He's looking dominant again after a relatively slow start (for him, anyway) the first three games this season. His big day Sunday (10 catches, 178 yards and one touchdown) gives him 19 catches for 309 yards and two touchdown catches in the last two weeks.

• The Atlanta Falcons
They needed some inept decisions by the Chicago Bears to pull out a win Sunday, but the 4-2 record and back-to-back wins over Chicago and Green Bay is impressive. I still hesitate to call this is a playoff-caliber team, but a strong game at Philadelphia on Oct. 26 could do a lot of convincing.

• Falcons quarterback Matt Ryan and wide receiver Roddy White
In Atlanta's four wins, Ryan has passer ratings of 137.0, 120.6, 94.1 and 116.1. Only six games in and he's already looking like one of the bright young stars in the league. White is the hottest wide receiver in the NFL over the last four weeks, with 453 receiving yards and three touchdowns in that span.

• Nike
The continuation of the "Leave Nothing" commercial campaign is fantastic. Last year's brilliant edition featured Steven Jackson and Shawne Merriman going the length of the field in various climates and against several different opponents. This year's edition – dubbed "Fate" – pits the San Diego Chargers' LaDainian Tomlinson and Pittsburgh Steelers' Troy Polamalu against each other in a chronological look at their lives as they headed toward each other. It's one of the most creative sports commercials you'll see this year.

• Carolina Panther wide receiver Steve Smith
With 112 receiving yards in Sunday's loss, Smith has quietly put up 304 receiving yards over the last three weeks and is looking like an explosive element again. The lack of touchdowns (only one in four games this season) are keeping him from getting noticed.

• Washington Redskins running back Clinton Portis
Washington came up short Sunday, but it certainly wasn't Portis' fault (129 rushing yards, two touchdowns). Portis has 395 rushing yards and three touchdowns in the last three weeks and is looking as energized as he ever has in a Washington uniform.

• New Orleans running back Reggie Bush
With three receptions Sunday, Bush became the fastest running back in league history to 200 receptions, and he added two touchdowns, giving him four in his last two games. Say what you want about his per-carry rushing average, he has rounded into one of the most exciting players in the NFL.

Green Bay Packers quarterback Aaron Rodgers
Green Bay's offense was hardly anything to brag about, but Rodgers was efficient and moved the team in pivotal third- and fourth-quarter drives in which it took control, scoring 17 straight points in the win over the Seattle Seahawks. It was a must-win for the Packers, and Rodgers came through when necessary. His 14 total touchdowns (11 passing and three rushing) in six games are beyond everyone's expectations this season.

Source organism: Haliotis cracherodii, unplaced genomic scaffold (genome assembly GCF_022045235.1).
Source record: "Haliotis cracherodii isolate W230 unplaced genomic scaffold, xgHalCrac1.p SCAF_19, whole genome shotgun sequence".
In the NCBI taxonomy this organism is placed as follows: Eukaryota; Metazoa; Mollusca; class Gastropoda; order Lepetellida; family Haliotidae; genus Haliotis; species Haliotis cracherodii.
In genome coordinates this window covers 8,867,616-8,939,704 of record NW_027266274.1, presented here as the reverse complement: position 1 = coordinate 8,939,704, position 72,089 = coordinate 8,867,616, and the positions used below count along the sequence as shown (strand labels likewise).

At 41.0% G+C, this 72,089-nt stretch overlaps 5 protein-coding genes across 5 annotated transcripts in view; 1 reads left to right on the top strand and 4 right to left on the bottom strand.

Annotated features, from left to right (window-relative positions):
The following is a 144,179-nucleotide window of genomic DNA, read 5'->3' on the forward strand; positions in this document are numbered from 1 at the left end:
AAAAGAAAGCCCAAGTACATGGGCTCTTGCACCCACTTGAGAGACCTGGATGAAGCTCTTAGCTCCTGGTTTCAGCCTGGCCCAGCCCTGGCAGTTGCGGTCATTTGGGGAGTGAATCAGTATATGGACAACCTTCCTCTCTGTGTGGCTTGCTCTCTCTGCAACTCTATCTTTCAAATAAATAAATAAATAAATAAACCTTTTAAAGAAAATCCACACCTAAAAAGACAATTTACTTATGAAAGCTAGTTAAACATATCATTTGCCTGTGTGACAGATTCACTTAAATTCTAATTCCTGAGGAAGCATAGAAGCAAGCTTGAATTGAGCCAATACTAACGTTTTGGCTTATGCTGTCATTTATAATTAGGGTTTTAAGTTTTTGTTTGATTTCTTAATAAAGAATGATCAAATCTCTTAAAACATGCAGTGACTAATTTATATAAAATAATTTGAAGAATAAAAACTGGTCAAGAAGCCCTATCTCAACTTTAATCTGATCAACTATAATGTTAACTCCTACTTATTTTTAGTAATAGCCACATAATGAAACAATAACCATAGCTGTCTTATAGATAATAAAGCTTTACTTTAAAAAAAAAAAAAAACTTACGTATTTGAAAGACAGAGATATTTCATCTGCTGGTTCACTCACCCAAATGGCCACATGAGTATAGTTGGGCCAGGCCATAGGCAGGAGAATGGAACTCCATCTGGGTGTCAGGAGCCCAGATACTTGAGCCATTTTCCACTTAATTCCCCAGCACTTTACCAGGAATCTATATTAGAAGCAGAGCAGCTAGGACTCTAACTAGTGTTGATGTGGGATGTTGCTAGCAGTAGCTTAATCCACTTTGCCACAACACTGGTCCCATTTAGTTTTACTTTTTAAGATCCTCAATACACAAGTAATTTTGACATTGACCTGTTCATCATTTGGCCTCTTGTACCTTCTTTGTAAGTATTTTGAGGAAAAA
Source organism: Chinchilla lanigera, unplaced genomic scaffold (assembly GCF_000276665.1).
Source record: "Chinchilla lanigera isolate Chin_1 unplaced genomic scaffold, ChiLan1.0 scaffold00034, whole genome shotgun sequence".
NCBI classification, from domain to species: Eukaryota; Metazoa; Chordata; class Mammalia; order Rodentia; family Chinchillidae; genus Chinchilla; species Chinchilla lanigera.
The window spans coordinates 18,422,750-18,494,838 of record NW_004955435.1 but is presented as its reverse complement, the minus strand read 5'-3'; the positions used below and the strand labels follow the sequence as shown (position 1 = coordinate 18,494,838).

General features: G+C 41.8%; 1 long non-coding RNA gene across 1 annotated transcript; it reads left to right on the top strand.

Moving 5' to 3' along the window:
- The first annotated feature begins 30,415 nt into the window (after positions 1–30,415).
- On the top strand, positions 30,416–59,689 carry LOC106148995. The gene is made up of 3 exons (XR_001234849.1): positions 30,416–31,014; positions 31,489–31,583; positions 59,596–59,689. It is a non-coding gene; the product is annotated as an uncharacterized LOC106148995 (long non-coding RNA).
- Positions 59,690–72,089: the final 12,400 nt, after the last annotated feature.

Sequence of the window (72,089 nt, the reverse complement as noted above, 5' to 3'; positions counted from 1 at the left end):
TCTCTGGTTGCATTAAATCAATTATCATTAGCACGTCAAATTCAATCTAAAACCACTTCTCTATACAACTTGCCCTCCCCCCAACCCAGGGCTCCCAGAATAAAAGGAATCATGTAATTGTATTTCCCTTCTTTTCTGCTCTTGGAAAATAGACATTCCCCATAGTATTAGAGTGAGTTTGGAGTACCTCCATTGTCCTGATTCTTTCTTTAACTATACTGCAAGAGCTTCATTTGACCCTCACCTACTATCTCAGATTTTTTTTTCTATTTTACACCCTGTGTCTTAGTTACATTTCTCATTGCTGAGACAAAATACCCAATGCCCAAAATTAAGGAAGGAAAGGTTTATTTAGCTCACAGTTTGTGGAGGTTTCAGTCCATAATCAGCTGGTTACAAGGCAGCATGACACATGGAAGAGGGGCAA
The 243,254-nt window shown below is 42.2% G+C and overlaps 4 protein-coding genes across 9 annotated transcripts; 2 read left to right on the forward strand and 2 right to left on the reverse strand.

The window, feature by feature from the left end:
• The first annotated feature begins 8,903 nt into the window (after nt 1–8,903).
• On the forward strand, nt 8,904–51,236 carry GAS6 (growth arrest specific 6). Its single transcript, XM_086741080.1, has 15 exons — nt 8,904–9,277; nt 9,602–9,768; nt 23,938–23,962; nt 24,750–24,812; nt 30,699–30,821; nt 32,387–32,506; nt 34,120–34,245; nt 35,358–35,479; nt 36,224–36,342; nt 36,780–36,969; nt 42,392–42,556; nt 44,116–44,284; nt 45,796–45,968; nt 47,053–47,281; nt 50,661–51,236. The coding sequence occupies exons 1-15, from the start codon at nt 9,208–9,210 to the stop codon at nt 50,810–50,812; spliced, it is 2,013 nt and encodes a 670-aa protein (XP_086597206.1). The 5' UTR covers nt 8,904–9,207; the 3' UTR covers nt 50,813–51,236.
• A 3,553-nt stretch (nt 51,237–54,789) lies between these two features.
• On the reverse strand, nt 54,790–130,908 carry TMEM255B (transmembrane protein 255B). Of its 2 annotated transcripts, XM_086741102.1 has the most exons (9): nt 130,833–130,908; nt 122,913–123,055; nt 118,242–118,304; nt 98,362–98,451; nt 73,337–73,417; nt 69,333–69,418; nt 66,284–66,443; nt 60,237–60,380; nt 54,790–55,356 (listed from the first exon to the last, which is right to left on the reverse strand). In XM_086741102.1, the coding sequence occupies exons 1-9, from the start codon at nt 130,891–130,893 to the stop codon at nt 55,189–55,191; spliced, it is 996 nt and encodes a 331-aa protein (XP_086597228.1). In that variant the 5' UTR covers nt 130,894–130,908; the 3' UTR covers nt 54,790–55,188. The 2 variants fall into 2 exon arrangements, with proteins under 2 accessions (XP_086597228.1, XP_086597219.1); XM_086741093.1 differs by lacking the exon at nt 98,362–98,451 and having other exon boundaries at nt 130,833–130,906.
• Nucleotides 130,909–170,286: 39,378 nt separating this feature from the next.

• Dallas Cowboys quarterback Tony Romo
He threw three more touchdowns Sunday, giving him nine in the last three games. Dallas is 1-2 in those games, but Romo hasn't been a problem. With apologies to Peyton Manning, Romo and Brees look like the two best quarterbacks in the NFL this season.

• The San Diego Chargers and quarterback Philip Rivers
The Chargers needed a statement game, and they got it against the sweetest possible team, drilling New England 30-10. And it wasn't even that close. Rivers (three touchdowns Sunday and 14 on the season) continues to carry this team while LaDainian Tomlinson tries to heal. This is the defining moment in the schedule, with road games at Buffalo and New Orleans before a Week 9 bye. If San Diego hits that bye at 5-3, watch out.


The Cowboys' Adam Jones can't stop Larry Fitzgerald from scoring a touchdown during the third quarter.

(AP Photo/Matt York)

• The Cowboys defense
There's so much talent, and yet this unit just can't seem to dominate an opponent. This unit should be better – period.

• Cardinals coach Ken Whisenhunt
Say what you want about winning the game over the Cowboys, but Whisenhunt showed us yet another example of why icing the kicker with a timeout is an archaic strategy. Whisenhunt called a timeout that nullified a blocked kick that would have sealed a win for the Cardinals on Sunday. Dallas' Nick Folk responded by nailing his second shot at a 52-yarder, and sent the game to overtime, before the Cardinals eventually went on to win. Someone is going to have to show me some evidence that proves "icing" actually works in the NFL. To me, it just looks like a desperate and unproven tactic. Play the game and live with the results.

• Denver Broncos quarterback Jay Cutler
A Sporting News article came out this week with Cutler talking up his arm strength as stronger than John Elway's, while also stating that the Broncos have to be an AFC favorite. I love Cutler's game, but I'd like to see him accomplish a little more before we start with the ego stroking. The Broncos' offense has been relatively average for three straight weeks and the team has gone 1-2 in those games. Come back to earth for a while, Jay.

• The Bears coaching staff
The decision to squib the kickoff with 11 seconds remaining cost the Bears the game, plain and simple. What was with the soft zone in the secondary, allowing Michael Jenkins to catch a 26-yard pass to put Jason Elam in field-goal range? This is a team that could be 6-0 right now with some better coaching decisions.